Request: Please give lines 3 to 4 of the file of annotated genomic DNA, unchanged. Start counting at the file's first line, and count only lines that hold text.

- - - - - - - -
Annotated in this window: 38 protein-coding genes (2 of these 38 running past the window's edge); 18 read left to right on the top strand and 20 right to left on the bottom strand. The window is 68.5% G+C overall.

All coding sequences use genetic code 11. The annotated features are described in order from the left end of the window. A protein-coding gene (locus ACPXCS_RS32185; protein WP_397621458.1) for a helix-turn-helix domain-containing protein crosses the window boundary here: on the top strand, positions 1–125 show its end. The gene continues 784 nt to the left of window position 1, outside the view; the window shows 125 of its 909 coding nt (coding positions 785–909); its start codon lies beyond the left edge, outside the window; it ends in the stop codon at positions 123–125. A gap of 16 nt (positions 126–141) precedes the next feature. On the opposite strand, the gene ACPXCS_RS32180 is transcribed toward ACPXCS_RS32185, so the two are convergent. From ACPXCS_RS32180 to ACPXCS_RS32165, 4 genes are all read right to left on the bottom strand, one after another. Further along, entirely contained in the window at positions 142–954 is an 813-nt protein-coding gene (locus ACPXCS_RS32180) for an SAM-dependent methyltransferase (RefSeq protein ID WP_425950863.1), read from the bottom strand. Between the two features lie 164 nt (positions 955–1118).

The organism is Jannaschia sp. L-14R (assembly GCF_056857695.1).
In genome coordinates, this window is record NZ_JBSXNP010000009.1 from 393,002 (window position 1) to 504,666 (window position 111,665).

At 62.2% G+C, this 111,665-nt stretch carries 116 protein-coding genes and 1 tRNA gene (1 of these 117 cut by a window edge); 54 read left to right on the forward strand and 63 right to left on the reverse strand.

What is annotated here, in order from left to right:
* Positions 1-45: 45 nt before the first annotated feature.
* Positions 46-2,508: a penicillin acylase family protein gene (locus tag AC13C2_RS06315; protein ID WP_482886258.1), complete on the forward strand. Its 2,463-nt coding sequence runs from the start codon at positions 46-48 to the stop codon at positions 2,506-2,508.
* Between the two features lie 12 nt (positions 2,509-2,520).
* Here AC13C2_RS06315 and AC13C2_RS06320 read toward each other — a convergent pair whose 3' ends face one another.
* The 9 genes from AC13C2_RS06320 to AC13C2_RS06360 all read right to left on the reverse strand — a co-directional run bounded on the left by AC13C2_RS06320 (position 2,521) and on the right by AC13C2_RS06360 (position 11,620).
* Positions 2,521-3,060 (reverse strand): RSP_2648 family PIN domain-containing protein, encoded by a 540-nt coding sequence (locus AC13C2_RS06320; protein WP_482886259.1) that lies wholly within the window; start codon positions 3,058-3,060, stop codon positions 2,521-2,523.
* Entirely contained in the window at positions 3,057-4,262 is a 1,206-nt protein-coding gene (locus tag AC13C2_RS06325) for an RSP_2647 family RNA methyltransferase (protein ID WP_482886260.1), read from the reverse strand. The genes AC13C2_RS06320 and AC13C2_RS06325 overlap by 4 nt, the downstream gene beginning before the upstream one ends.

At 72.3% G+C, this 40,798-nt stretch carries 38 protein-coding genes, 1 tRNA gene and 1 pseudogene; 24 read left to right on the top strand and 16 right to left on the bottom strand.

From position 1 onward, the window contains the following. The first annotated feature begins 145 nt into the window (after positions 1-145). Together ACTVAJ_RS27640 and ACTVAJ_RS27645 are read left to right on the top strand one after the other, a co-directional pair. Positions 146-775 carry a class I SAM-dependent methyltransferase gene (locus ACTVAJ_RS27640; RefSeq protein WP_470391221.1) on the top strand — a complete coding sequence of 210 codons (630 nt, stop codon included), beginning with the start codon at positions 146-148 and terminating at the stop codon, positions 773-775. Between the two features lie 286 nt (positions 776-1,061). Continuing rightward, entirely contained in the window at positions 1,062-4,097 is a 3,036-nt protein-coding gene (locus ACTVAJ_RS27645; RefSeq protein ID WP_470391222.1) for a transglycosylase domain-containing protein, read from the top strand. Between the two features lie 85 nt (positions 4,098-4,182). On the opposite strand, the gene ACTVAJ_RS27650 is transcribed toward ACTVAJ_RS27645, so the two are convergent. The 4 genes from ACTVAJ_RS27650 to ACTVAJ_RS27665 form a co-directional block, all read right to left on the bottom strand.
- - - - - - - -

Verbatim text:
The organism is Jannaschia sp. L-14R (assembly GCF_056857695.1).
In genome coordinates, this window is record NZ_JBSXNP010000009.1 from 393,002 (window position 1) to 504,666 (window position 111,665).